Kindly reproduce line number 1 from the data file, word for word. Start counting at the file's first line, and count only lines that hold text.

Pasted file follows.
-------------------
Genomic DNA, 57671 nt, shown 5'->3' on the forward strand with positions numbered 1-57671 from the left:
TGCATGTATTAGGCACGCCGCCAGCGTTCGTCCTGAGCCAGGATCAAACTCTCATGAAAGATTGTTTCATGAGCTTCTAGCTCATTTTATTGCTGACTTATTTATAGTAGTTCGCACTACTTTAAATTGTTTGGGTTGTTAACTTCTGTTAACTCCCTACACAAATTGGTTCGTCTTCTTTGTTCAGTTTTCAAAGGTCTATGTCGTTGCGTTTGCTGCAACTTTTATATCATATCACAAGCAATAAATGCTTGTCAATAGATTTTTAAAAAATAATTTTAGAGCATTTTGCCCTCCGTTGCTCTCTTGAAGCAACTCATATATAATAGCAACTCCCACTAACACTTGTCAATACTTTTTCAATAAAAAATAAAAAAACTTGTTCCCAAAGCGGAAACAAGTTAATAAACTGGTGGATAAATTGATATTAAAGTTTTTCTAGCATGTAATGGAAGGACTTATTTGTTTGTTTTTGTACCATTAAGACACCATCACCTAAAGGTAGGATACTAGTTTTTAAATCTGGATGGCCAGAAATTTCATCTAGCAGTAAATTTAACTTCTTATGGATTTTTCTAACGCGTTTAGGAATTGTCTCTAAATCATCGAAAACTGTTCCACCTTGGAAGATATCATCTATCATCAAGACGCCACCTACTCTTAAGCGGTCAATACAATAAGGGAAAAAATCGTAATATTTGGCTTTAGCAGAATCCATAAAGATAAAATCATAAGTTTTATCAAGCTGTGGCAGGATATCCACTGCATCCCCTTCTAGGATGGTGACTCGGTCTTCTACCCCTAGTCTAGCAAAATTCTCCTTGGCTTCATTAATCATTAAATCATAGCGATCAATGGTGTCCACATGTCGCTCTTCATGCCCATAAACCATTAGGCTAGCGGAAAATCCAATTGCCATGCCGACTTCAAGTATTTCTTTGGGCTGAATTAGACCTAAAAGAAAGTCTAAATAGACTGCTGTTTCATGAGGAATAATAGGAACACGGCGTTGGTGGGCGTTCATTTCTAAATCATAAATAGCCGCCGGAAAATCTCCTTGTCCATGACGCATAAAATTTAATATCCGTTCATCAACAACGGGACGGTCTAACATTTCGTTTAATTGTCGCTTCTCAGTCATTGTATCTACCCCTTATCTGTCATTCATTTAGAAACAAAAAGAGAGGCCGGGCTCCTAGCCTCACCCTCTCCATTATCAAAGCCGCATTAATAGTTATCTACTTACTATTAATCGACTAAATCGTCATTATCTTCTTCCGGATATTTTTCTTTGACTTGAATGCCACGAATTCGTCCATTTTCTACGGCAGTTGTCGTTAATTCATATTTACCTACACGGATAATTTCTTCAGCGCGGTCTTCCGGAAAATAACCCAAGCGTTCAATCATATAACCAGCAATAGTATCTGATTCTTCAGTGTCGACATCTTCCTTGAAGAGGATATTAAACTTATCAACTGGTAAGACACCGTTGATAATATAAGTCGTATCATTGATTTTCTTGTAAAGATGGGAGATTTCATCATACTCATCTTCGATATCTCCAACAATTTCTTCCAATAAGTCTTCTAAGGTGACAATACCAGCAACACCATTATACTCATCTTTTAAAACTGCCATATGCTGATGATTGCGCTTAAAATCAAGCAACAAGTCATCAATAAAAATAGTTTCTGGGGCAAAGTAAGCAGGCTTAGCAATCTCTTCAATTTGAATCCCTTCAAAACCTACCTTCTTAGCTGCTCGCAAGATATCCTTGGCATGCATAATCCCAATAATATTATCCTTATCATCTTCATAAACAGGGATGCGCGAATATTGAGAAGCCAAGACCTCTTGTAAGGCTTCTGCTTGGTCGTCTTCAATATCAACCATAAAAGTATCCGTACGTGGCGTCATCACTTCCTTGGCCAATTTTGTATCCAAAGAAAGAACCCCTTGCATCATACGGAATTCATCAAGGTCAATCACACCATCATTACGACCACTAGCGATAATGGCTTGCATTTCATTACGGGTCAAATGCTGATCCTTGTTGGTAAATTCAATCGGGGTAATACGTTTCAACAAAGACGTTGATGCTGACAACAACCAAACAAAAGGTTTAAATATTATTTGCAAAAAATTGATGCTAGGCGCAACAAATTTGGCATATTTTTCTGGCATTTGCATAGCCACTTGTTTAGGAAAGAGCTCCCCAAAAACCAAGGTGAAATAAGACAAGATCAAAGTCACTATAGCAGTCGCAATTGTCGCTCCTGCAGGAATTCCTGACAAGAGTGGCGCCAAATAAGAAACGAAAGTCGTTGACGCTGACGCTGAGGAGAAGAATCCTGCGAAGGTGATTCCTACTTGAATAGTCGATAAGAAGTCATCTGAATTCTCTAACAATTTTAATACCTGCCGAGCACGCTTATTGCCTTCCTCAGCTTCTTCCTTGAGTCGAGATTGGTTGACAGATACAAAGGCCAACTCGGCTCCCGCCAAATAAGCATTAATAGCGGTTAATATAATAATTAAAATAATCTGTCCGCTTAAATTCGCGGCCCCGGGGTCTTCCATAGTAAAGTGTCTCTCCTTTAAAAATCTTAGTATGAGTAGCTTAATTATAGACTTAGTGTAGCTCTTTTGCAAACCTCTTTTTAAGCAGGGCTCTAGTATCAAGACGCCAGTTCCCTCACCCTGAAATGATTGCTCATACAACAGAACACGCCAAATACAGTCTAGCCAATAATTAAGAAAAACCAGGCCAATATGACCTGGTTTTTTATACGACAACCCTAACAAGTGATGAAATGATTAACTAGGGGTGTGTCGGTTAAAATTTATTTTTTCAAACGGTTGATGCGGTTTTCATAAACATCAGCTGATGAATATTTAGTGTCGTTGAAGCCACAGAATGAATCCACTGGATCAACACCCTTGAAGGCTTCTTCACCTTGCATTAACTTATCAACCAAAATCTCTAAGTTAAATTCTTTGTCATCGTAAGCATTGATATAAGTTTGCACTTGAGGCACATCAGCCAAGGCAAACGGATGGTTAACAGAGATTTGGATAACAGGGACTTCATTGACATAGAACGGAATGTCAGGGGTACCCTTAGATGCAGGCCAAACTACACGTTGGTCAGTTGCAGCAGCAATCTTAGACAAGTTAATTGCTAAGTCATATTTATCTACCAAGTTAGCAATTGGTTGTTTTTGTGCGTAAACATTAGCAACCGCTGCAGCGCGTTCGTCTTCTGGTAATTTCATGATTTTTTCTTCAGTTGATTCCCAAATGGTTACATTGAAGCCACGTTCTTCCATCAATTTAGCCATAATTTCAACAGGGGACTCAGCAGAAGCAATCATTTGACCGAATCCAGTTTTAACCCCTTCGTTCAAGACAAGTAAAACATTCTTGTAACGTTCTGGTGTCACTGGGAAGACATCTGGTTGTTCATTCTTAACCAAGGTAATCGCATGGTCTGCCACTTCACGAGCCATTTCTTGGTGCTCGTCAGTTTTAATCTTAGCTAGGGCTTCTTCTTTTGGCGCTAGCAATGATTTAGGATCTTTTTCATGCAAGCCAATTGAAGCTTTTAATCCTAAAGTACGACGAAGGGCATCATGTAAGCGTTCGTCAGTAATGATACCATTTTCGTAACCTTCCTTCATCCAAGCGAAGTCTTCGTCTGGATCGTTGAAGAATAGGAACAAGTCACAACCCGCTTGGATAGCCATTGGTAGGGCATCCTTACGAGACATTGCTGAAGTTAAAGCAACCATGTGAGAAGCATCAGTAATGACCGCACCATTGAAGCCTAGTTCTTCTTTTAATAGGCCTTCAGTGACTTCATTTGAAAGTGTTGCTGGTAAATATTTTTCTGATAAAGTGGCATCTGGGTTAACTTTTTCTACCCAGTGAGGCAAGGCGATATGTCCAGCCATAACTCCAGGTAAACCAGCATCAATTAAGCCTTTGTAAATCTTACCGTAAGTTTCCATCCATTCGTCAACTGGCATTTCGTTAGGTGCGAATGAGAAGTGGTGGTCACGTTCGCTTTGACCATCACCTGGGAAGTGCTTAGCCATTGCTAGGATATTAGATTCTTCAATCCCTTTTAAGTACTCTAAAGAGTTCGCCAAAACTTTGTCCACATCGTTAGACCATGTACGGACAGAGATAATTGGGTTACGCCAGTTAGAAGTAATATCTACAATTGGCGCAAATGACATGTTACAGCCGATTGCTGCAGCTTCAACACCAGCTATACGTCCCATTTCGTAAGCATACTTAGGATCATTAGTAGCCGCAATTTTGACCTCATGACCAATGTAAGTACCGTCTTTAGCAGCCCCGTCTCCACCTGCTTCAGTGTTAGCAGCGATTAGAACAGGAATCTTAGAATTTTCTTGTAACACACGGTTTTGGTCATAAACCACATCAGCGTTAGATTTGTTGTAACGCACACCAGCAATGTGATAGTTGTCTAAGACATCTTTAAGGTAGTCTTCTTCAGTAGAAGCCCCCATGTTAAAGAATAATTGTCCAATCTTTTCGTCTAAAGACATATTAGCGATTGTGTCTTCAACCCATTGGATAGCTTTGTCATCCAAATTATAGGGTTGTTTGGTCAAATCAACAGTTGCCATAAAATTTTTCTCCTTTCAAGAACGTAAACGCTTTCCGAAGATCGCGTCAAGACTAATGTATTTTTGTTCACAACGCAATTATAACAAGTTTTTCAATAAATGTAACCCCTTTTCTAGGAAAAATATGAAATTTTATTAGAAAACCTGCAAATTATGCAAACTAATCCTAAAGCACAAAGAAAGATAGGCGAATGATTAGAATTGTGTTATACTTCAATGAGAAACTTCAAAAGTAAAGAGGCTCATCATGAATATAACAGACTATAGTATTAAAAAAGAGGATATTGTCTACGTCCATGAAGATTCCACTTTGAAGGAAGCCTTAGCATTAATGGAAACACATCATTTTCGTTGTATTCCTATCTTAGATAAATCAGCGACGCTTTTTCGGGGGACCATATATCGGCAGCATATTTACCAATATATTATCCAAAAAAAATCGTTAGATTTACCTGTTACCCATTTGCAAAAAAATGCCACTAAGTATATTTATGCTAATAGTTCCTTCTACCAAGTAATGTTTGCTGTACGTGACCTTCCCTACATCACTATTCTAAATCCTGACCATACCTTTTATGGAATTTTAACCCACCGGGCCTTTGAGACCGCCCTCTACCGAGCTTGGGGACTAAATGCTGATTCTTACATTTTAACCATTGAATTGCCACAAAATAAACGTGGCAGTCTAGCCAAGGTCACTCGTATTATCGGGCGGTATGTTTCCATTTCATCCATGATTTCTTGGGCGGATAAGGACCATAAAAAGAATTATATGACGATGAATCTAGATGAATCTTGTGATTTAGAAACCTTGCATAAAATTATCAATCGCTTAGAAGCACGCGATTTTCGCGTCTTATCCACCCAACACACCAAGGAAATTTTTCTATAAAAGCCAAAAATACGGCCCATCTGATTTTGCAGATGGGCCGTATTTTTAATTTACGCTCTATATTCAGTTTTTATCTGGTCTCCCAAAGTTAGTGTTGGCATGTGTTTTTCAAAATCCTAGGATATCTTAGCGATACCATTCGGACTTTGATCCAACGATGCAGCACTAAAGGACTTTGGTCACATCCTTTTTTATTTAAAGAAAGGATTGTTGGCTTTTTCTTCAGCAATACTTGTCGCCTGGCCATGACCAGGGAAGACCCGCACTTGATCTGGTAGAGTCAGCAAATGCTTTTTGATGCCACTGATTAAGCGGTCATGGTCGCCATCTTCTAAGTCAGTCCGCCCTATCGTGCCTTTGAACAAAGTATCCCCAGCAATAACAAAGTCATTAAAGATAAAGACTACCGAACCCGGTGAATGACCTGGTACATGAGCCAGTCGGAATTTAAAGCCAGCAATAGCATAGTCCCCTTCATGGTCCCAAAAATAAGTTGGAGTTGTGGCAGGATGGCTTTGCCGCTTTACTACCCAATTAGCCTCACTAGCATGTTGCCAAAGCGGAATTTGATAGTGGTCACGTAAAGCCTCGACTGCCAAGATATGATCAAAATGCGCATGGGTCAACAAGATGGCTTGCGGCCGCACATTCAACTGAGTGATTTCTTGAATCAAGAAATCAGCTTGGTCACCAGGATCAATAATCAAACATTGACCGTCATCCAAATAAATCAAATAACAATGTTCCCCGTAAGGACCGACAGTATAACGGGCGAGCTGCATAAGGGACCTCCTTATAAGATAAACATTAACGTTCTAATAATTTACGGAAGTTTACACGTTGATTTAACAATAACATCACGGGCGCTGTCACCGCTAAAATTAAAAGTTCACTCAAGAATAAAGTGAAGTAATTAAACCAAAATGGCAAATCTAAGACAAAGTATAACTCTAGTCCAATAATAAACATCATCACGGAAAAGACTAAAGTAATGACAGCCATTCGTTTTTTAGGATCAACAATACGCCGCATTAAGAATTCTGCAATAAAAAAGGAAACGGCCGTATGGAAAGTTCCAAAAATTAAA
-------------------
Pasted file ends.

Genomic DNA, 57671 nt, shown 5'->3' on the forward strand with positions numbered 1-57671 from the left: